And I am still not on the Olympic Peninsula. I am only on the Kitsap Peninsula. I still have to cross the Hood Canal floating bridge. But first stop for me once over on the other side was Port Gamble. I had never been through the town of Port Gamble and it is just too cute.

The town is a National Historic Landmark with picturesque, turn-of-the-century buildings filled with antiques, an historic church, and New England style homes on tree-lined streets. There was a little tearoom and a used bookstore! I stopped for a quick bite to eat from a Clam and Oyster vendor on the town square! Yummy steamed oysters!

Onward to the Olympic Peninsula, I sped through the towns of Sequim and Port Angeles on my way to Lake Crescent. I adore Lake Crescent. It is such a gorgeous lake. It is fjord-like with mountains rising up around it and the color of the water is deep, deep royal blue. It looks bottomless. And was thought to be bottomless by the local indians. The Klallams would never cross it by canoe. They believed that there were evil spirits that would drown anyone who tried to fish there. It actually is more than 600 feet deep at its deepest point.

I had come here to hike the Spruce Railroad Trail. It winds around the north shore of the lake. It was originally a railroad that was built during WWI to haul wood to Port Angeles build airplanes for the war effort. Ironically, the railroad tracks were finished after Armistice Day and nothing was shipped on it during the war. It was used for commercial logging until the 1950’s and the Park Service created a trail out of it in 1981. There are two tunnels along the trail, but they are collapsed and you can’t walk through them. I only hiked out to just past the first tunnel. It was getting late and the lake can seem kind of spooky.

There is a ghost story associated with the lake. “Lady of the Lake” is about a woman who was murdered in 1937. Her body had turned to soap! The lake is fed continuously by the Olympic Mountains snowmelt. When you're six hundred feet down in frigid water, you don't rot. You're preserved and saponification sets in. She was down there for three years at 38 degrees Fahrenheit and after the cold stopped the decay, salts in her system changed all her fatty tissues little by little, and she turned to soap. The depths of Lake Crescent contain a unique mixture of calcium and alkili that cause this saponification to take place. Investigators were able to identify this woman as the missing Hallie Illingsworth and eventually her estranged husband was extradited from California and in a sensational trial was convicted of her murder.

I camped Monday Night at the Fairholm Campground by Lake Crescent. Previously I hiked two miles in Seattle on my layover and on Monday, I had hiked 4 miles for a total of 31 miles for hike-a-thon!

Saturday, August 19, 2006

An Uneventful Alki Walk

Ryan left early in the morning for Oregon and backpacking the Pacific Crest Trail. Since I was already up and awake, I thought I would go for a walk on Alki and get some mileage under my belt. We hike along Alki because it is easy. It is basically in my backyard. When you leave my apartment and walk straight down the hill towards the water, you hit the beach at Constellation Park. Nice flat beach to walk on for an easy 4 miles for me today!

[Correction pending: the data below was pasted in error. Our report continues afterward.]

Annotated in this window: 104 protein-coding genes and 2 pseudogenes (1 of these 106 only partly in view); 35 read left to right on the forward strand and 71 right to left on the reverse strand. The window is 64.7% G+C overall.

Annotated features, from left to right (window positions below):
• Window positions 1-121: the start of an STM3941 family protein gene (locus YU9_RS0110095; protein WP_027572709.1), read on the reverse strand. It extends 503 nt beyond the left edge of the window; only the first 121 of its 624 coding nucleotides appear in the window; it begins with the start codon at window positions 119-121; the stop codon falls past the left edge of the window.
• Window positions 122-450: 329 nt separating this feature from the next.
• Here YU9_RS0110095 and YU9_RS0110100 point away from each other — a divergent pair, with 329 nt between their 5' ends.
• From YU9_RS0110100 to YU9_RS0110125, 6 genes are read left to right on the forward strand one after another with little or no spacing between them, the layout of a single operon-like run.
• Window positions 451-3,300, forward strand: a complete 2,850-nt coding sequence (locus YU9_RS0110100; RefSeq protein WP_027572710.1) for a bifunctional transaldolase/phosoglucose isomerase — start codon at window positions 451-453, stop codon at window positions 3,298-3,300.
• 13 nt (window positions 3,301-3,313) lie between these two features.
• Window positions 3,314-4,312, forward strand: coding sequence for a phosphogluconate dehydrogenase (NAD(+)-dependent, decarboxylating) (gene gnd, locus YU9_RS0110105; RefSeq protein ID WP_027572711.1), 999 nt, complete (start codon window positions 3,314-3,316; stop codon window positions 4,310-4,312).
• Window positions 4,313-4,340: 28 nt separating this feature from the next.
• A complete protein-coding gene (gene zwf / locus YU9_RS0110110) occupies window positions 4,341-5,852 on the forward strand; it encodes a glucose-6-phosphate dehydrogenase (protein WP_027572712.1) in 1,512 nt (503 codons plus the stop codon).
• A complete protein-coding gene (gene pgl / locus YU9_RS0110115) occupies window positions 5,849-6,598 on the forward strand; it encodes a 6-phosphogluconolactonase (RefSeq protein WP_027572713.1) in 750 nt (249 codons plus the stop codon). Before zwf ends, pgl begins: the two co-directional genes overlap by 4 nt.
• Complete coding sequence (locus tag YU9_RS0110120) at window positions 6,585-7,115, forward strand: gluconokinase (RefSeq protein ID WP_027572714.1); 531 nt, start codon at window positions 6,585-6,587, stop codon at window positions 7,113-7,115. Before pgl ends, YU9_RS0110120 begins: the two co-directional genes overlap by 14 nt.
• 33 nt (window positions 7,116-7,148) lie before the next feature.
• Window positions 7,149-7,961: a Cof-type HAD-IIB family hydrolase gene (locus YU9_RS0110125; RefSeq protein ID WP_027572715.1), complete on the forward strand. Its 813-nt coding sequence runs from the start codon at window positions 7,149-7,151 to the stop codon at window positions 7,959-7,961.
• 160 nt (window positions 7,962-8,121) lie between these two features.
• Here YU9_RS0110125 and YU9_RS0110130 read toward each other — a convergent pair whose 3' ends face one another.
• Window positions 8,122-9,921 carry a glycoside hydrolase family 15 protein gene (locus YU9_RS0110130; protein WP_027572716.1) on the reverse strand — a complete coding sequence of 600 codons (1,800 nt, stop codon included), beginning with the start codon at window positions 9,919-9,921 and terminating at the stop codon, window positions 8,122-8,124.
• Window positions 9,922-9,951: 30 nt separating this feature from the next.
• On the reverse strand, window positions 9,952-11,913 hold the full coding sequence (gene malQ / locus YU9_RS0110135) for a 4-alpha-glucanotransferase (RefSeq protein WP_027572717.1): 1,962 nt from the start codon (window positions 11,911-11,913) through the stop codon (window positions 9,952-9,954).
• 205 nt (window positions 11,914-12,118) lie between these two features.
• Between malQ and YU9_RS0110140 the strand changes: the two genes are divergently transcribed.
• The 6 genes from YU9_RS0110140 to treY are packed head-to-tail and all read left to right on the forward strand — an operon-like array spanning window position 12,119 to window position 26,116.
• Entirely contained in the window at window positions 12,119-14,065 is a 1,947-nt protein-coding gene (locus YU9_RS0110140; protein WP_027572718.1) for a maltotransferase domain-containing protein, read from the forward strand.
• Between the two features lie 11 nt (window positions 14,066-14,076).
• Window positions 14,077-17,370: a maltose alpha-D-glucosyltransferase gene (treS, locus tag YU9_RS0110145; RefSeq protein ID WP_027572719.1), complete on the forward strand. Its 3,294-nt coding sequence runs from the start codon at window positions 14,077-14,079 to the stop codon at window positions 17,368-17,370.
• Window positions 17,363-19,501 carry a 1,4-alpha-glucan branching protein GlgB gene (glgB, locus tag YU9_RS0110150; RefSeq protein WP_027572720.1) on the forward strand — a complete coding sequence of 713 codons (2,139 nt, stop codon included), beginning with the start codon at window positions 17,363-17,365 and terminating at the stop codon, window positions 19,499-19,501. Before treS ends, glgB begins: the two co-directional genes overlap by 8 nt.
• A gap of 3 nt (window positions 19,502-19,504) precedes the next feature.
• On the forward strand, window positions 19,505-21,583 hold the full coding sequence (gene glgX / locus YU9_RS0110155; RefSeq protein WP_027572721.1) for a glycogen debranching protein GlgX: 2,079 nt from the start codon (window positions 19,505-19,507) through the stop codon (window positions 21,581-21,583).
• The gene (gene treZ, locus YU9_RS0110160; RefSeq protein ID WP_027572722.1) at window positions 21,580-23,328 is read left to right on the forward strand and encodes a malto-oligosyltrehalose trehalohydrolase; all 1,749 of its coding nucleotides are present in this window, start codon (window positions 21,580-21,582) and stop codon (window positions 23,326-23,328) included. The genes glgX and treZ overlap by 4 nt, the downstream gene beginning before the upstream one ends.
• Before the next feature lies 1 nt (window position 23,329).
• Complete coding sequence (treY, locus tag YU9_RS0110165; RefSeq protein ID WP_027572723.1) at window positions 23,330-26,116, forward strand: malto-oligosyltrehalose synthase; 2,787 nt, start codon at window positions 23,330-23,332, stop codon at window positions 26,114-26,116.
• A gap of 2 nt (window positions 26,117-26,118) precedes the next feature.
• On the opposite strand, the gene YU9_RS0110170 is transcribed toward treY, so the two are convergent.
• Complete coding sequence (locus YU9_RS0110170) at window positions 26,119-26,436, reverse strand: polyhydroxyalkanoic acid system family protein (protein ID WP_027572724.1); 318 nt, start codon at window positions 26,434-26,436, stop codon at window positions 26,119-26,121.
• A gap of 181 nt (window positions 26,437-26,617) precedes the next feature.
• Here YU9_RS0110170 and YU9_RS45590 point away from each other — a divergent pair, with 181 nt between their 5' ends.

At Constellation Park, there is a really neat "tidepool" sculpture set in the sidewalk and access to the rocky beach. At lowtide, you can walk along the beach all the way around the point to the Alki Point Lighthouse. At hightide, it is better to walk along the sidewalk. But there is plenty to see along the sidewalk. Hollywood has their walk of stars and this is Seattle's walk of stars. However, ours are of the heavenly variety! They don't call it Constellation Park for nothing. Embedded in the sidewalk are diagrams of a dozen or more constellations. From the Big Dipper and Leo to Orion and Scorpius. It's an astronomy lesson at your feet.

Once you round the bend, you reach Alki Beach proper. Sand and firepits, picnic tables and volleyball nets. And a long line of restaurants, bars and coffeeshops. Sunfish: Fish and Chips is my Dad's favorite. Pegasus Pizza is another favorite of ours. Celtic Swell is the local Irish Pub! And Dukes Chowderhouse is where my sister, Alisa, and I had Thanksgiving dinner once.

A monument marks the spot where the first white settlers landed here at Alki in the winter of 1851. They soon left and built their city across Elliott Bay on the less exposed shores of Seattle’s current waterfront.

The first Settlers named this area New York-Alki. New York because I think some of them were from New York and Alki was a native word meaning by and by. Hopefully, this area would be like New York by and by??!! Well, we do have a Statue of Liberty. It is usually standing around here somewhere, but she keeps getting her torch stolen. She is currently off for repairs in Tacoma. After the 9/11 attacks, the statue was a place that people would leave flowers, flags and momentos as a kind of memorial. Hopefully, she will be back soon.